Hitman: The Extended Edition DVD review

Turning video games into movies isn't a particularly well-respected art, but Hitman was an ever bigger waste of time than usual...


I love video games and I love movies. You’d think video game movies would be a match made in Heaven for me, but let’s face it, we all know it rarely works out. Anyone who’s sat through Silent Hill or Doom can tell you that even if the game rocks, it’s likely the movie adaptation will be a catastrophe.

Comparisons are futile then. Movies will almost always luck out. I absolutely adore the Hitman games so I knew the only way to watch this fairly was to disassociate the two. As luck would have it, this is easy in this instance; besides the iconic ‘look’ of its hero, the film bears no resemblance to the games whatsoever.

The over-convoluted script weaves a familiar plot in which the eponymous assassin – Agent 47 – becomes embroiled in a unfathomable and tedious conspiracy after realising that there’s a hit out on him. To find out who called it, he kidnaps his original target and together they bust up an international crime ring that (surprise, surprise) goes all the way up to government level. Gosh. Never seen THAT before.

But this is, after all, an action film. We’re not here for an original or inventive story. I could deal with the bunk script – ineffectual dialogue and all – were the film full of breathtaking stunts, mindbending pyrotechnics and stylish ultraviolence that makes my forehead jut out, my eyes bleed and my muscles explode just from watching. But no, Hitman looks like a piece of crap. It’s both as exciting and aesthetically pleasing as the local Post Office queue on Giro day.

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It seems to be going out of its way to deceive the audience into thinking it had a much lower budget than it really did. French hack director Xavier Gens, having demonstrated he doesn’t understand the horror genre with the overwhelmingly derivative Frontiere(s), now exhibits a fundamental lack of understanding about the action genre. A film that takes place in largely lavish locales – posh hotels, expensive restaurants, official buildings – needs to look glossy. You, as the viewer, need to want be that guy in the designer suit with the neat guns. You want to see the sheen of the twin silverballers as Agent 47 whips ’em out and plants a silent bullet in the head of some unexpecting perp. You want to see the neon lights reflect in his perfectly shined shoes as he uses a fibre-wire to strangle his way into an exclusive penthouse club.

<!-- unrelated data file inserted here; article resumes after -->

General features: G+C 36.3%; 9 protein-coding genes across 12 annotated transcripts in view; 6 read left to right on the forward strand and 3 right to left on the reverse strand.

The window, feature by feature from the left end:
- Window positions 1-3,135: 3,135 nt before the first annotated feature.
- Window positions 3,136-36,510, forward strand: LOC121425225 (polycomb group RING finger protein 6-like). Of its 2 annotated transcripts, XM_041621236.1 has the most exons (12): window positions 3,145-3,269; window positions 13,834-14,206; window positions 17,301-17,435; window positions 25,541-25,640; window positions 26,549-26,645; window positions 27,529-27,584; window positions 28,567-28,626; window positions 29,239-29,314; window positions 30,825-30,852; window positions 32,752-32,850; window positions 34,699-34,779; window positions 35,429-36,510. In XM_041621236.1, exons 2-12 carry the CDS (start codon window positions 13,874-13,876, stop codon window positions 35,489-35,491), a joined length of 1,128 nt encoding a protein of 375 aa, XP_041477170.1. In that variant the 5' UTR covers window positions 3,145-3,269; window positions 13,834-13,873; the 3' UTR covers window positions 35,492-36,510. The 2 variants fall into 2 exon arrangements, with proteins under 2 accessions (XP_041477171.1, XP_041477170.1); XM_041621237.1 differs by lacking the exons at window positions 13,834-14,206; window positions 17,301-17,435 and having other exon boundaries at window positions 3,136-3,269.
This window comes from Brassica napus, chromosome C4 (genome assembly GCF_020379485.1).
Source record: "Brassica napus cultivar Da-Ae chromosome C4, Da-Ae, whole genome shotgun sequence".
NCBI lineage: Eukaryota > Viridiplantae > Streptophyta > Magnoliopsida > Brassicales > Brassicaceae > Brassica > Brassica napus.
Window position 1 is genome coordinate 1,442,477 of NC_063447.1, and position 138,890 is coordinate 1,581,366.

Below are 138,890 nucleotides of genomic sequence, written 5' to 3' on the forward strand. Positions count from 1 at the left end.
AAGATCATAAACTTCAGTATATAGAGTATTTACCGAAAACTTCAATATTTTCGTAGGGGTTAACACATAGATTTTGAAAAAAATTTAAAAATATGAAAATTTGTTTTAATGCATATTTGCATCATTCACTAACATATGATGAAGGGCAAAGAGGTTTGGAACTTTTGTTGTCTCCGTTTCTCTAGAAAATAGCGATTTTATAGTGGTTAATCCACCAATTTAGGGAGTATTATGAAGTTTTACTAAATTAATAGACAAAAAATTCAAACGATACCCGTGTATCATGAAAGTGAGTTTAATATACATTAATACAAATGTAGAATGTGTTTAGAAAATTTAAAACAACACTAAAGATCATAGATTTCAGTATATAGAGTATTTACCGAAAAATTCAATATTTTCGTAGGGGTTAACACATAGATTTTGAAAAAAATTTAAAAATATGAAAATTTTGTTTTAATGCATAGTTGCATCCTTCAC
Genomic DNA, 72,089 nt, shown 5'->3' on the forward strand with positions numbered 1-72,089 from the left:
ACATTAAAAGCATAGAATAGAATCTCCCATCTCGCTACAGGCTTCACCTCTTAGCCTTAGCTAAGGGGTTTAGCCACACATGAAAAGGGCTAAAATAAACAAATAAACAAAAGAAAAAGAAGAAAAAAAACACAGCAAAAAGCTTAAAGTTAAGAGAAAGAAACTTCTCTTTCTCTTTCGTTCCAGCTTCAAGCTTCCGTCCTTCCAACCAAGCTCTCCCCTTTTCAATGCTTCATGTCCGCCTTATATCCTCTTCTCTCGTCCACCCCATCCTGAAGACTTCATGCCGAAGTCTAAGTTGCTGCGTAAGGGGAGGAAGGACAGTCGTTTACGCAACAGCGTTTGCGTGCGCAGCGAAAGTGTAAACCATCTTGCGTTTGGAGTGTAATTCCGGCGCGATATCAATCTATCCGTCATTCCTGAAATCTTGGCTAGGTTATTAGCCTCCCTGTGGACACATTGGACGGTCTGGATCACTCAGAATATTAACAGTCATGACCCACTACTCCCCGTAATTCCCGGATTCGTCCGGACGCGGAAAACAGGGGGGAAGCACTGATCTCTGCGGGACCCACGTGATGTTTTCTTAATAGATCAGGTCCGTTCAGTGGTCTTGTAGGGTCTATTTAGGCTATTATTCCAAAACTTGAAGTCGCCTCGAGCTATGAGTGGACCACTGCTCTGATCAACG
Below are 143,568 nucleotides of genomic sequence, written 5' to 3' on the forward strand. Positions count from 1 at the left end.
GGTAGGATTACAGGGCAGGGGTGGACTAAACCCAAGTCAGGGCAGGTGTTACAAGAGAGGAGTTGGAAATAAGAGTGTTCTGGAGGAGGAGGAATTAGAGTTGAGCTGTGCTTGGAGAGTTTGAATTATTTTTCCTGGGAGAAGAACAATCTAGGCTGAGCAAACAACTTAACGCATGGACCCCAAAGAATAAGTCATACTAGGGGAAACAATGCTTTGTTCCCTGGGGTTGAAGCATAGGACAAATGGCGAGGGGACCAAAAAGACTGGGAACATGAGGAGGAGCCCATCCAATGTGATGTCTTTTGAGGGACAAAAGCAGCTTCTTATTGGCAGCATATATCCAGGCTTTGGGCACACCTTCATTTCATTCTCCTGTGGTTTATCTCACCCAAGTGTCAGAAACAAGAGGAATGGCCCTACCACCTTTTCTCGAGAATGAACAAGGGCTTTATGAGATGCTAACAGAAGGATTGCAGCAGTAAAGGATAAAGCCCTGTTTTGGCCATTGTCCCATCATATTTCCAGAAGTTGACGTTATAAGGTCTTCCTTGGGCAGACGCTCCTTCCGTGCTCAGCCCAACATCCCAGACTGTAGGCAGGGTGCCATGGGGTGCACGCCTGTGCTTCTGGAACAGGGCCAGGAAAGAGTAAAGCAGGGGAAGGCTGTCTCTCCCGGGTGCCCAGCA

Instead, Gens directs like he thinks this is part of the Saw franchise. The film is artificially made to look gritty, ugly and scuzzy; he refuses to hold a shot for more than half a second; everyone looks washed out and grimy. I’m not saying that look doesn’t work for anything but it’s the wrong look entirely for this kind of movie. See War or Cellular or XXX to see how it should be done, visually at least. The weak script was clearly banking on the film’s look to hold it up. All I can say is, “oops”. No wonder Fox weren’t happy with the end result.

To add insult to injury, Gens doesn’t appear to have the natural talent to even pull off the style he’s chosen. The clumsy, derivative execution is just alienating to the viewer and manages to create an almost complete detachment from the first scene (set in “London, England” although no part that looks like anywhere I’ve ever seen there). I found it really difficult to keep my eyes on the screen and follow it. I just wanted to look away. It gave me a headache.

Of course he also fails to direct any of his actors in a way that makes them engaging either. Various unrecognisables phone in their insignificant parts, loading on the embarrassing fake accents galore, whilst Timothy Olyphant as the Hitman might as well have been CGId for all he brings to the role. He doesn’t even look right, let alone play it well. There’s better acting from the dude in the game and he’s NOT REAL.

Finally – not content to rip off a movie just once – Gens can’t resist throwing in a bunch of post-Hostel torture sequences as well, including a prolonged whipping of a fully naked woman, which makes me wonder how even in its “extreme edition”, Hitman strolled into the BBFC’s office and came out with a commercially acceptable 15 certificate (fans of the game’s “stealth element” take note of these mad skillz!).

But don’t worry guys – it’s all okay. It’s only a woman who gets tortured after all, and although she’s been subjected to years of systematic sexual abuse, she finds Agent 47’s charms (i.e.: bundling her in the back of a car with a corpse) irresistable and is soon flirting with him, demanding sex and asking him to use a gag on her for foreplay. She can’t get enough of it, you see. Neither can any of the other women in the film, all of whom are prostitutes, junkies or both. Either way, they exist purely to be slapped, dragged and thrown around by protagonist and antagonist alike. Beating up women is not even something reserved for the bad guys. It’s just something you do when you have money and/or power. Perk of the job, you could say. The whole film’s attitude towards women is depressingly neanderthal. Even for the genre, the misogyny here is notably spiteful and makes what could’ve just been an unwatchably dull and bad film into something altogether more distasteful and vile.

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I usually like to write objectively and find good things to say even amongst the bad but I’m afraid there’s not a single element of this film that I enjoyed. It was a slog to sit through, each and every wasted, useless scene. As a result, and to make my life a bit brighter, I’m happy to pretend this never happened and just look forward to this year’s release of the fourth Hitman game.


1 out of 5


1 out of 5